“Great student, strong worker on the court and he just happens to be a basketball player”
Malik Kennedy is another recruit who returned home to Toronto after spending the past two years at Morehouse College, an NCAA Division II program.
The six-foot-five guard averaged eight points and shot 34.9 per cent from three-point range last season. Kennedy was a dual athlete at Morehouse and played for the school’s baseball team as well.
“To get a guy of this calibre again, it’s the same thing [as] the other guys. Great student, strong worker on the court and he just happens to be a basketball player,” said Kayeye.
Another academically solid player the team added was first-year forward Elijah Roye from Montreal. DeAveiro cites his work ethic in the classroom as something that made him a good fit for the program, because off the court it’s student first, athlete second.
“When you recruit good students or you have good academic students in your program, you’re not worrying about how you’re gonna keep them eligible or ‘you’re gonna wake up tomorrow and what might happen?’ It’s one less worry for you as a coach,” said DeAveiro.
Roye is a six-foot-eight forward described by DeAveiro as being a big body and someone who can run the floor. The Rams head coach was excited about the prospect of having Roye protect the paint and also develop a three-point shot in the coming years.
“A kid like that who’s 18, [the pandemic] has been beneficial for him,” said DeAveiro. “We spent three months working on his skills for the majority of the time, which he probably wouldn’t have got if we were playing.”
Kayeye agreed and explained how the cancelled season gives Roye an advantage going forward.
“For a true freshman to come in and be able to get used to the pace, the instruction [and] the terminology was definitely something that he needed,” said Kayeye. “Once he comes back, he’s not gonna be a true freshman, he’s gonna be [like] a second-year guy, but still playing in his first year of eligibility.”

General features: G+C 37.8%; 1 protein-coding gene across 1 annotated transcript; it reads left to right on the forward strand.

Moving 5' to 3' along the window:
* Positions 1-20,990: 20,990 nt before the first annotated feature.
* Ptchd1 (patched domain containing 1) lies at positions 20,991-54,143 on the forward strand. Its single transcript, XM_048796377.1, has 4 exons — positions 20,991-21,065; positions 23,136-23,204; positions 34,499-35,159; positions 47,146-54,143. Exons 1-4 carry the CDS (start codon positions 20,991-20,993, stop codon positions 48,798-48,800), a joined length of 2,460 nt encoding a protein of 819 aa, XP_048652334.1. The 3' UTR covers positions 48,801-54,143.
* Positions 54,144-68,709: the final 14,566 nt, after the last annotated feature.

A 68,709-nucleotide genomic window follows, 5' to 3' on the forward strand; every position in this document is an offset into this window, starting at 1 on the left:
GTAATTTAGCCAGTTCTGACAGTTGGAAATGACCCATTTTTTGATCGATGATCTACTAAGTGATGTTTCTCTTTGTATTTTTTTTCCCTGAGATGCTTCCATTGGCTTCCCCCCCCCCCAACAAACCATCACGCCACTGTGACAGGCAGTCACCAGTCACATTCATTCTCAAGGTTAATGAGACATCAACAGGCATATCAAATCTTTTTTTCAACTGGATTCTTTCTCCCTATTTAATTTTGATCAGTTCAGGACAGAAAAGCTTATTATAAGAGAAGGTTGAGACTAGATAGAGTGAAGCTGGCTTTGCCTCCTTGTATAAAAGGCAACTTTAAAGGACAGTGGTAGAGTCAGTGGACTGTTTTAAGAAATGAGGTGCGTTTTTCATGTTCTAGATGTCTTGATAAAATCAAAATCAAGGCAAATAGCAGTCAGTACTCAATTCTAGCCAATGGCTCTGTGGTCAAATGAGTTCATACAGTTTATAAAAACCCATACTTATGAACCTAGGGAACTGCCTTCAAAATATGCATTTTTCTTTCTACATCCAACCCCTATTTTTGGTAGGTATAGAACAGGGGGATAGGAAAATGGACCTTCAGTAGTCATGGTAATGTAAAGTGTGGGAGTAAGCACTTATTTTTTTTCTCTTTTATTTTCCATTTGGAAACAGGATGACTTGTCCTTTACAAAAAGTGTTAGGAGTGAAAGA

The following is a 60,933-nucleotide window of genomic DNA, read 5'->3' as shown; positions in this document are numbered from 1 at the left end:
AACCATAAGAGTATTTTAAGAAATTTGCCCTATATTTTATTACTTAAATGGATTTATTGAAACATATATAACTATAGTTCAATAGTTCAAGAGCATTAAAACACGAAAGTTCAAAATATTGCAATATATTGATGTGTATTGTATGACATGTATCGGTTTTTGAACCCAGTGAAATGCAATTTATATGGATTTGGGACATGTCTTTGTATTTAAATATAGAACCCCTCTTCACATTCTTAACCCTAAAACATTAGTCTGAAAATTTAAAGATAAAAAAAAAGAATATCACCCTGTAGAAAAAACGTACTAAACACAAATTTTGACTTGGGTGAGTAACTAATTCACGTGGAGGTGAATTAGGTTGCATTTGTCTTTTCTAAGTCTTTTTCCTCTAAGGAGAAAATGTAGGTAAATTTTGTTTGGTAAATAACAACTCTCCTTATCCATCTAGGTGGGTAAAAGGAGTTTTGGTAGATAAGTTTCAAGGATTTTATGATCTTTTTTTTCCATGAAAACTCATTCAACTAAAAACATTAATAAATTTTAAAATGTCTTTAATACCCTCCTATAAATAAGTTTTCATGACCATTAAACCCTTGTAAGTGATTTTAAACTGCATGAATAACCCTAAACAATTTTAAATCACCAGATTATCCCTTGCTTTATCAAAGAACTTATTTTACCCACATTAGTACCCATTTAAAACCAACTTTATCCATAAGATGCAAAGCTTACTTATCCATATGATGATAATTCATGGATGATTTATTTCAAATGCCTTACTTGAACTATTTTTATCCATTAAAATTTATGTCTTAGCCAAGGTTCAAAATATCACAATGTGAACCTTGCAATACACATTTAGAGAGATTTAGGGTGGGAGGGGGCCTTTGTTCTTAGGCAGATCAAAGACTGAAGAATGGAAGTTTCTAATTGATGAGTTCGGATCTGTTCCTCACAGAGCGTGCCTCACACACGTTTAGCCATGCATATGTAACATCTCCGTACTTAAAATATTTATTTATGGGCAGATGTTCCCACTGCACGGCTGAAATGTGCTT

“Ryerson’s an attractive place for them to go to school and still enjoy the level of basketball they’re looking for”
Zaid Ali, Robernet Mannella and Bernard Malual round out the class as walk-on players. The trio are students at Ryerson but have yet to make the team.
Ali is a six-foot-three guard from Calgary and has spent the past number of months training with Pakistan’s national team. Mannella is a six-foot-two guard from Oakville, Ont., and is someone Kayeye watched develop during his time in the Ontario Scholastic Basketball Association.
Both players would be in their first year of eligibility if they crack the roster.
On the other hand, Malual spent two years at ASA College, a Division I junior college in Miami, Fla. The six-foot-eight centre has played basketball for just four years, but his size could make him a long term investment.
Coming to Ryerson as a walk-on is a challenge he’s embraced.
“I’ve always bet on myself from one aspect of playing basketball until now,” said Malual “I never made my high school team ever…I’ve just been betting on myself all these years, so this is nothing new to me,” said Malual.
A new era of Ryerson Rams men’s basketball is underway, despite the fact the team hasn’t actually played in almost a year. With new players and a distinguished coaching staff at the helm, Ryerson’s 2020 recruiting class believes it can help the team win its first national championship.